Mother’s Day and Father’s Day are great American traditions, but I’m not sure I like them. Unhappily, I have a really big problem with these days because I don’t have the goods. My mother and grandmother who were such loving figures in my life are gone. My father, who I take after in so many ways, is gone, too. I’m feeling a bit sorry for myself. My children live far away but will no doubt call or send a card. I’m grateful for their love but I would really like to call my own parents. Just knowing they were around made life balanced and feel more secure.
The reality is that whether I like it or not, I am quickly becoming the matriarch of the family. Surely there must be some mistake. I am far too young and shouldn’t there be more training for this role? I can remember how important my grandmother was to the whole community as well as her own family. She lived to be almost ninety and was revered, wise, eccentric, and irrepressible, a recognizable matriarch by anyone. The holder of so many family secrets, she was a walking encyclopedia of the intricate relationships and history of generations. She doled out stories with humor and love, spreading cautionary tales as she went. My mother only lived to 67, but she began to take on the same traits of official storyteller. And now, there’s just me.
Dad was caretaker of the family papers. Until just a few years before his death, he saw the collection as personal. But he started to transcribe his early letters, organize them for the children and for the American Jewish Archives at Hebrew Union College where he’d been the Chief Financial Officer. He kept a file box of books and music that he intended to purchase. We always knew what to get him for Father’s Day by looking at his file and seeing what was still outstanding. An appropriate recording, history book, or poetry was noted for us so that no time, effort, or money was wasted.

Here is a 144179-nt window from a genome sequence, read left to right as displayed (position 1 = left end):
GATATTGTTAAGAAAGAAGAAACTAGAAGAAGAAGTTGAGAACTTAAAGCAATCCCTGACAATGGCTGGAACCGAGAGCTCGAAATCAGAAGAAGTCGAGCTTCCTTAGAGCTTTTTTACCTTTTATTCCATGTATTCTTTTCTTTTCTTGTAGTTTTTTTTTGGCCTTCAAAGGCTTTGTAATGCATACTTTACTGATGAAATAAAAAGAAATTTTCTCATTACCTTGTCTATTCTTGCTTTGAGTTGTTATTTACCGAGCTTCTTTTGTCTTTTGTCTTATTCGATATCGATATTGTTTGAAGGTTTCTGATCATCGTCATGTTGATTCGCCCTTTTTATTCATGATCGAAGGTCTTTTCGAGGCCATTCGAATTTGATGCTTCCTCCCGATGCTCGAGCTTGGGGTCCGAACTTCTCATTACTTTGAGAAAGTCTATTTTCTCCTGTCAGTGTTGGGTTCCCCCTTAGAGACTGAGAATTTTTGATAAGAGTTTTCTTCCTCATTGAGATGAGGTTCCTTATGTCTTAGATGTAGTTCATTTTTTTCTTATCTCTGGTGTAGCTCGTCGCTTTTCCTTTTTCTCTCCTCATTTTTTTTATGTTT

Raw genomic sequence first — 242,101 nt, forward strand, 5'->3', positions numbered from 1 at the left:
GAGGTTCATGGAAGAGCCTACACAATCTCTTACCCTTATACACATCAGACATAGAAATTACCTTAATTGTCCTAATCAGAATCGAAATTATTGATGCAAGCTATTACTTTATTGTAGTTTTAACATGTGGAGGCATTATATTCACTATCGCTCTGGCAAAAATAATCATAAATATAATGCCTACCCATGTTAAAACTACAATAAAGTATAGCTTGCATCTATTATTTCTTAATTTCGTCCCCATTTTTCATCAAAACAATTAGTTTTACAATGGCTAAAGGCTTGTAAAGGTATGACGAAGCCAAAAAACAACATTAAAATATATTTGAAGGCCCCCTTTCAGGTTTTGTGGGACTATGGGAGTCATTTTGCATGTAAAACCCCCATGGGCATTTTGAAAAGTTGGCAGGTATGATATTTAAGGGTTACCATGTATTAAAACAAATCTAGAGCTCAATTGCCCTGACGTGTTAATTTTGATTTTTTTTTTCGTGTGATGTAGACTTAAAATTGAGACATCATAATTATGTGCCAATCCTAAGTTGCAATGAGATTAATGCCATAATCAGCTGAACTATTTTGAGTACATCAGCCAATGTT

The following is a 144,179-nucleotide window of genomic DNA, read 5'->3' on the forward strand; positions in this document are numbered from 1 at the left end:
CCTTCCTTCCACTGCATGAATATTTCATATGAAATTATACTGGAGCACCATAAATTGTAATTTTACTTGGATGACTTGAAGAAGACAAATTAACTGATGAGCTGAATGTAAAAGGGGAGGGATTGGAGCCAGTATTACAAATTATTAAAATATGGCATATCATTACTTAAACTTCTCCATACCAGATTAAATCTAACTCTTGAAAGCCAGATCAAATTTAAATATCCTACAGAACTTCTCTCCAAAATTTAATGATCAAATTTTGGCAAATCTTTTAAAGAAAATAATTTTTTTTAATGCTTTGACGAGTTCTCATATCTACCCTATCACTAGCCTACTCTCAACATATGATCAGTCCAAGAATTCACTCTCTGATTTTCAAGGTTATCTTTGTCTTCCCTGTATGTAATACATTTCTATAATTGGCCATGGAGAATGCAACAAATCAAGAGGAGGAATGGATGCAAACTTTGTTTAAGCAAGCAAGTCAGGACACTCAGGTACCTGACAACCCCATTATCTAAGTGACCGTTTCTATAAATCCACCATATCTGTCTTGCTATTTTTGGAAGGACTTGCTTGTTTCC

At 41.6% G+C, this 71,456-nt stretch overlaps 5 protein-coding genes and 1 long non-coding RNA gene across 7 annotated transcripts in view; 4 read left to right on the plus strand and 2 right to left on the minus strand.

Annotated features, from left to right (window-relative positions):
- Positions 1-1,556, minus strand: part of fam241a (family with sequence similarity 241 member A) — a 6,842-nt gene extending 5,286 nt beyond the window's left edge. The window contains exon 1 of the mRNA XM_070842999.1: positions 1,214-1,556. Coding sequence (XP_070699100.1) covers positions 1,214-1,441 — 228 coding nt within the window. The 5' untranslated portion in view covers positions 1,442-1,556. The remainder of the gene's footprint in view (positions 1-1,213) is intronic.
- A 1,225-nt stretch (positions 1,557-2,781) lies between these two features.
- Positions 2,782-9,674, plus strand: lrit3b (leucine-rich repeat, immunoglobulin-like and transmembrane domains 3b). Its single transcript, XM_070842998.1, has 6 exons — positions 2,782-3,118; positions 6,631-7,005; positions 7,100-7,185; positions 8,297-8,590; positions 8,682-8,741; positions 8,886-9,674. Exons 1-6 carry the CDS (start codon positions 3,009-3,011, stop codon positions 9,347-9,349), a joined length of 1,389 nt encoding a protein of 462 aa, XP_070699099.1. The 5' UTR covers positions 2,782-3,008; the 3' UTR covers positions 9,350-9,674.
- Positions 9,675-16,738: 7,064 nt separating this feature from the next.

I used to laugh at Dad’s compulsive organization, except for the times it totally intimidated me. What I didn’t realize was that I had adopted his habits. When I needed proof of a decade old address in order to collect an insurance payment, it was in my files right where I it should be. It looks like I prepared for my emerging dowager duties in my teen years. I’ve kept my letters, diaries, photos, and legal documents now added to the family archive that my father began in the late 1930s. It was not done consciously, it was a habit inherited from my father.
When Dad delivered his letters from World War II, I realized that his story is not just a personal one. I began taking the job of historian one step further and publishing some of the family papers. If I am the last one standing who can write and publish, then making our history available will be one my dowagering activities. I do this not only for the children but because our family history mirrors global history.
I began by publishing a few of my father’s letters in the American Diversity Report. Next, I added more of the family archives to my book, Inspire Your Inner Global Leader. This is a handbook for used to train young leaders and embed a global mindset in their thinking. My father would have loved it, just as he would have enjoyed my weaving out stories together in The Liberator’s Daughter.
Organizing my archives, writing, and publishing is the essence of my dowager training. To all of you who no longer have living fathers, mothers, and grandparents, I’m thinking especially of you. Know how valuable you are and will continue to be as the years pile up. Write down your memories, your stories. Record them on audio or video tape. Don’t wait to ponder your job. The next generation comes up sooner than we and they can imagine. They need your history to keep them company. Celebrate the days set aside for parental appreciation by making sure that your children, their children, and the generations to come, have a legacy preserved for them to remember and cherish.
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